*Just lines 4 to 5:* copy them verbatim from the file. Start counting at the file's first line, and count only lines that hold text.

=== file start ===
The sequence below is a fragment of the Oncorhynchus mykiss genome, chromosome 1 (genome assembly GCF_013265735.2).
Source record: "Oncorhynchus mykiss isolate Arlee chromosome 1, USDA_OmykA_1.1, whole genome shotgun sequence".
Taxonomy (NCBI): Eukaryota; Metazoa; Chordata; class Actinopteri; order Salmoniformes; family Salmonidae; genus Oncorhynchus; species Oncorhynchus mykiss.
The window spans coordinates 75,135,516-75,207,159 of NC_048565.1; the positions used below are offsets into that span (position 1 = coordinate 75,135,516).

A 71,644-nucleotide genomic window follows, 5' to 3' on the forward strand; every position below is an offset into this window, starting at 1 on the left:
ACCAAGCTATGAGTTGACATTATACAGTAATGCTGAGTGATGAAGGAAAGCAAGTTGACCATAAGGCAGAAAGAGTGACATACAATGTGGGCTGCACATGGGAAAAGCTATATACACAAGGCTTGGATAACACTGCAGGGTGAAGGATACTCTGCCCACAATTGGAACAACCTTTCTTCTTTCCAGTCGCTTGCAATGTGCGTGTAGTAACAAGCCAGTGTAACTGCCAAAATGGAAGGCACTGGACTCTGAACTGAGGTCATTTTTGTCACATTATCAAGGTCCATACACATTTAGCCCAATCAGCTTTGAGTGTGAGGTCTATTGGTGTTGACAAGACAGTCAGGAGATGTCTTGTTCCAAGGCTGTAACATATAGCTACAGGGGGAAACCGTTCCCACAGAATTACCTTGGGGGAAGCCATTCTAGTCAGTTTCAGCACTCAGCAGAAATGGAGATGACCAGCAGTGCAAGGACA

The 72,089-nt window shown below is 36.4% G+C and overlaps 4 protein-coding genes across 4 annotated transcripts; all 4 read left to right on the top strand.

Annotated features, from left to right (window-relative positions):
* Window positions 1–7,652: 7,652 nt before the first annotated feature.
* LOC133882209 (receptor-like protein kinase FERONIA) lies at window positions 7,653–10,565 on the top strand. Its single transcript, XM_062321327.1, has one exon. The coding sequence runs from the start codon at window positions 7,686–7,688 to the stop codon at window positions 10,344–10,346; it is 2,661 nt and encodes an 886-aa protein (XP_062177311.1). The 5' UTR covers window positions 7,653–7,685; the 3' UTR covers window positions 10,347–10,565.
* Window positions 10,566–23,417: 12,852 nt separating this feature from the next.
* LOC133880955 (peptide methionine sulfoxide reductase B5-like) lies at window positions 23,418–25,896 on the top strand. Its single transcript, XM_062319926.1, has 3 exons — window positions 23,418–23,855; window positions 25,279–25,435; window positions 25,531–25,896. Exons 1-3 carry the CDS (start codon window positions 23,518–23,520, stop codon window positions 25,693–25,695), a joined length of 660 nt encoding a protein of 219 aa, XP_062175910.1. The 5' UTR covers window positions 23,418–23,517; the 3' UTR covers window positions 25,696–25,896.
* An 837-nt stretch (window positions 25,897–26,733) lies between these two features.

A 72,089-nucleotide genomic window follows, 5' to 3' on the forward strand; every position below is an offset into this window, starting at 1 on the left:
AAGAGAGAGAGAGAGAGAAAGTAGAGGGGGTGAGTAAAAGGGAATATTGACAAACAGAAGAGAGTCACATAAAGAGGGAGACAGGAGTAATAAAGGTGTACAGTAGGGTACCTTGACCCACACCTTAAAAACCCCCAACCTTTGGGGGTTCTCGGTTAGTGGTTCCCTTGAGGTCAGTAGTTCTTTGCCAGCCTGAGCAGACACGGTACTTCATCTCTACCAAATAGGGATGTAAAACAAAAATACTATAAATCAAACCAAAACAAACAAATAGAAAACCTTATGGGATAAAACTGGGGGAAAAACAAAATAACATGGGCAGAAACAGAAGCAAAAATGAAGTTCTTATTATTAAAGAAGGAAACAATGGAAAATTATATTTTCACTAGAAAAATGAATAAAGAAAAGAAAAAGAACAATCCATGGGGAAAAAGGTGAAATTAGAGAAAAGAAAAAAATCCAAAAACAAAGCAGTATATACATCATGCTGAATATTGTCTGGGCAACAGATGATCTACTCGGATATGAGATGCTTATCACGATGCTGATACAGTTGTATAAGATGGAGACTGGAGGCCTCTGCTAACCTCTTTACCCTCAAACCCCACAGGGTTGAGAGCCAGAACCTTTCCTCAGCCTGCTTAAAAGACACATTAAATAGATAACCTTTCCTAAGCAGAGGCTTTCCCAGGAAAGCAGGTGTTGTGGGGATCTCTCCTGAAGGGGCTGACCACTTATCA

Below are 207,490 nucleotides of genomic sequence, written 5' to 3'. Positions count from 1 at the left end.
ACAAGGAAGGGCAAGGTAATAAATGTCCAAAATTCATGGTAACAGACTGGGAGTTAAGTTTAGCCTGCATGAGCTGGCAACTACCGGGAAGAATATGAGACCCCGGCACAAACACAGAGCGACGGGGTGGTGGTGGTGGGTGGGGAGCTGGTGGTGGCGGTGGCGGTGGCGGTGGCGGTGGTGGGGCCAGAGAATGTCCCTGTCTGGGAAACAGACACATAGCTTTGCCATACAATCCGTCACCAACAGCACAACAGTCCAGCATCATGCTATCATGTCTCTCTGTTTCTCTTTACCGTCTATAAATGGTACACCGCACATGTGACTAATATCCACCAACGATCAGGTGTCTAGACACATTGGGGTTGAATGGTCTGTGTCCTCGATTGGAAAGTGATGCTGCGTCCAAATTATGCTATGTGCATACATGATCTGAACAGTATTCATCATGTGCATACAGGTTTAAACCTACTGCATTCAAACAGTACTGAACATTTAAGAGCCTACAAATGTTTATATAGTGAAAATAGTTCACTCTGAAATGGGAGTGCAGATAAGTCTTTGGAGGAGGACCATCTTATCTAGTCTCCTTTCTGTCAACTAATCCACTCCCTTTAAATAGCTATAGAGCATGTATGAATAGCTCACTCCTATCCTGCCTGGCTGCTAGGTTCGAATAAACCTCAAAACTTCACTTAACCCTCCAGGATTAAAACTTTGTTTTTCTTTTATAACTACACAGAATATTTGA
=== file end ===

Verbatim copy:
The window spans coordinates 75,135,516-75,207,159 of NC_048565.1; the positions used below are offsets into that span (position 1 = coordinate 75,135,516).

A 71,644-nucleotide genomic window follows, 5' to 3' on the forward strand; every position below is an offset into this window, starting at 1 on the left: